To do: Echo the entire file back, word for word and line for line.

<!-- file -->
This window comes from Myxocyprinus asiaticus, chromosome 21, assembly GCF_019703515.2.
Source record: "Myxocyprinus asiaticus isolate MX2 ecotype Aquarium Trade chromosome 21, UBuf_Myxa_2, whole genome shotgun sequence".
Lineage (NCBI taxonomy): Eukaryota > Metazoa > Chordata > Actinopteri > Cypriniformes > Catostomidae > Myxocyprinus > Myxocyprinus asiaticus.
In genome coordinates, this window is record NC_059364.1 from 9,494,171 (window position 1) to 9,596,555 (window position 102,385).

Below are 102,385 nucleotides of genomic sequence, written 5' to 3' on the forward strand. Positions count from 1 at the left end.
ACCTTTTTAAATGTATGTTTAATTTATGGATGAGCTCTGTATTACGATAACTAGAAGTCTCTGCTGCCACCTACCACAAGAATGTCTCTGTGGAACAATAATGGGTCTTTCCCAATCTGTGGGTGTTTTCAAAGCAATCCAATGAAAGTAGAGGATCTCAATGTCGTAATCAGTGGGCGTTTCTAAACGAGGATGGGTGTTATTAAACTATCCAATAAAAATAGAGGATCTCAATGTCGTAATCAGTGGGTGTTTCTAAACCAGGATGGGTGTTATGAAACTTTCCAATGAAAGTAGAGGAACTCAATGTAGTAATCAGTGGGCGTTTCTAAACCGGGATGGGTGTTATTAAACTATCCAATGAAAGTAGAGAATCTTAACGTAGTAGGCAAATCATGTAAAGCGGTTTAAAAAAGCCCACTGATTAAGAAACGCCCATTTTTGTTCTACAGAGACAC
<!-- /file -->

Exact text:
This window comes from Myxocyprinus asiaticus, chromosome 21, assembly GCF_019703515.2.
Source record: "Myxocyprinus asiaticus isolate MX2 ecotype Aquarium Trade chromosome 21, UBuf_Myxa_2, whole genome shotgun sequence".
Lineage (NCBI taxonomy): Eukaryota > Metazoa > Chordata > Actinopteri > Cypriniformes > Catostomidae > Myxocyprinus > Myxocyprinus asiaticus.
In genome coordinates, this window is record NC_059364.1 from 9,494,171 (window position 1) to 9,596,555 (window position 102,385).

Below are 102,385 nucleotides of genomic sequence, written 5' to 3' on the forward strand. Positions count from 1 at the left end.
ACCTTTTTAAATGTATGTTTAATTTATGGATGAGCTCTGTATTACGATAACTAGAAGTCTCTGCTGCCACCTACCACAAGAATGTCTCTGTGGAACAATAATGGGTCTTTCCCAATCTGTGGGTGTTTTCAAAGCAATCCAATGAAAGTAGAGGATCTCAATGTCGTAATCAGTGGGCGTTTCTAAACGAGGATGGGTGTTATTAAACTATCCAATAAAAATAGAGGATCTCAATGTCGTAATCAGTGGGTGTTTCTAAACCAGGATGGGTGTTATGAAACTTTCCAATGAAAGTAGAGGAACTCAATGTAGTAATCAGTGGGCGTTTCTAAACCGGGATGGGTGTTATTAAACTATCCAATGAAAGTAGAGAATCTTAACGTAGTAGGCAAATCATGTAAAGCGGTTTAAAAAAGCCCACTGATTAAGAAACGCCCATTTTTGTTCTACAGAGACAC